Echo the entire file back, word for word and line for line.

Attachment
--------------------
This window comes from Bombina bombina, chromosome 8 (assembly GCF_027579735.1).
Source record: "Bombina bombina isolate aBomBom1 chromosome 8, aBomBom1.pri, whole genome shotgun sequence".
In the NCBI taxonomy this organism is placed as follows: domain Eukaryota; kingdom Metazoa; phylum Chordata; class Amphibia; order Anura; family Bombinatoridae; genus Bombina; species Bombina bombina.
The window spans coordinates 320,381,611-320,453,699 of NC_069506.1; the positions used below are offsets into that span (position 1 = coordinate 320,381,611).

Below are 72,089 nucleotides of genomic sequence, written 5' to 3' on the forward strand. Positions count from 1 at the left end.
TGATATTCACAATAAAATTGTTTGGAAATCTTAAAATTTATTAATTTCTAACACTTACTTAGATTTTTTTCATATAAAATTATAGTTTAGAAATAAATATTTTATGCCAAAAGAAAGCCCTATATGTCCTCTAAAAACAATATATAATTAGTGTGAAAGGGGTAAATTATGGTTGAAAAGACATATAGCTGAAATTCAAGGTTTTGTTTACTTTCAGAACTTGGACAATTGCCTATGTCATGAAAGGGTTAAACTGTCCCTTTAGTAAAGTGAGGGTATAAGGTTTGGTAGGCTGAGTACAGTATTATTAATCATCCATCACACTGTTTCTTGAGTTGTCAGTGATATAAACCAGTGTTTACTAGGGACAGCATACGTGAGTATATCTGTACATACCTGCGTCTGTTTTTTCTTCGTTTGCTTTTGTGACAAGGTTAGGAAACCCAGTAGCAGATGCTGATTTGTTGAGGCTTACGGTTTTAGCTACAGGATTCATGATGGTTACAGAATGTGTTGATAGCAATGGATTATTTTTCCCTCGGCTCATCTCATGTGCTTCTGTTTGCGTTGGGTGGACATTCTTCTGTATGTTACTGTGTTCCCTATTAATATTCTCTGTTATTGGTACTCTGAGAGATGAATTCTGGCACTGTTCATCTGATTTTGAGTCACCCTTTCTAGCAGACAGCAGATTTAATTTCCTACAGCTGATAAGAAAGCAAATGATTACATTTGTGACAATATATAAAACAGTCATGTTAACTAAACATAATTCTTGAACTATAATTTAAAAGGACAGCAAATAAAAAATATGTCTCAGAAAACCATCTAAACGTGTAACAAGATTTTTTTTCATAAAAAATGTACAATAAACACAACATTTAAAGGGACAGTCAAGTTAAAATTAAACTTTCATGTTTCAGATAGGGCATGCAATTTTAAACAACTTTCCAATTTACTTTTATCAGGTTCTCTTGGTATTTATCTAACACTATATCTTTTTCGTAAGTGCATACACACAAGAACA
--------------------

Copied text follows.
This window comes from Bombina bombina, chromosome 8 (assembly GCF_027579735.1).
Source record: "Bombina bombina isolate aBomBom1 chromosome 8, aBomBom1.pri, whole genome shotgun sequence".
In the NCBI taxonomy this organism is placed as follows: domain Eukaryota; kingdom Metazoa; phylum Chordata; class Amphibia; order Anura; family Bombinatoridae; genus Bombina; species Bombina bombina.
The window spans coordinates 320,381,611-320,453,699 of NC_069506.1; the positions used below are offsets into that span (position 1 = coordinate 320,381,611).

Below are 72,089 nucleotides of genomic sequence, written 5' to 3' on the forward strand. Positions count from 1 at the left end.
TGATATTCACAATAAAATTGTTTGGAAATCTTAAAATTTATTAATTTCTAACACTTACTTAGATTTTTTTCATATAAAATTATAGTTTAGAAATAAATATTTTATGCCAAAAGAAAGCCCTATATGTCCTCTAAAAACAATATATAATTAGTGTGAAAGGGGTAAATTATGGTTGAAAAGACATATAGCTGAAATTCAAGGTTTTGTTTACTTTCAGAACTTGGACAATTGCCTATGTCATGAAAGGGTTAAACTGTCCCTTTAGTAAAGTGAGGGTATAAGGTTTGGTAGGCTGAGTACAGTATTATTAATCATCCATCACACTGTTTCTTGAGTTGTCAGTGATATAAACCAGTGTTTACTAGGGACAGCATACGTGAGTATATCTGTACATACCTGCGTCTGTTTTTTCTTCGTTTGCTTTTGTGACAAGGTTAGGAAACCCAGTAGCAGATGCTGATTTGTTGAGGCTTACGGTTTTAGCTACAGGATTCATGATGGTTACAGAATGTGTTGATAGCAATGGATTATTTTTCCCTCGGCTCATCTCATGTGCTTCTGTTTGCGTTGGGTGGACATTCTTCTGTATGTTACTGTGTTCCCTATTAATATTCTCTGTTATTGGTACTCTGAGAGATGAATTCTGGCACTGTTCATCTGATTTTGAGTCACCCTTTCTAGCAGACAGCAGATTTAATTTCCTACAGCTGATAAGAAAGCAAATGATTACATTTGTGACAATATATAAAACAGTCATGTTAACTAAACATAATTCTTGAACTATAATTTAAAAGGACAGCAAATAAAAAATATGTCTCAGAAAACCATCTAAACGTGTAACAAGATTTTTTTTCATAAAAAATGTACAATAAACACAACATTTAAAGGGACAGTCAAGTTAAAATTAAACTTTCATGTTTCAGATAGGGCATGCAATTTTAAACAACTTTCCAATTTACTTTTATCAGGTTCTCTTGGTATTTATCTAACACTATATCTTTTTCGTAAGTGCATACACACAAGAACA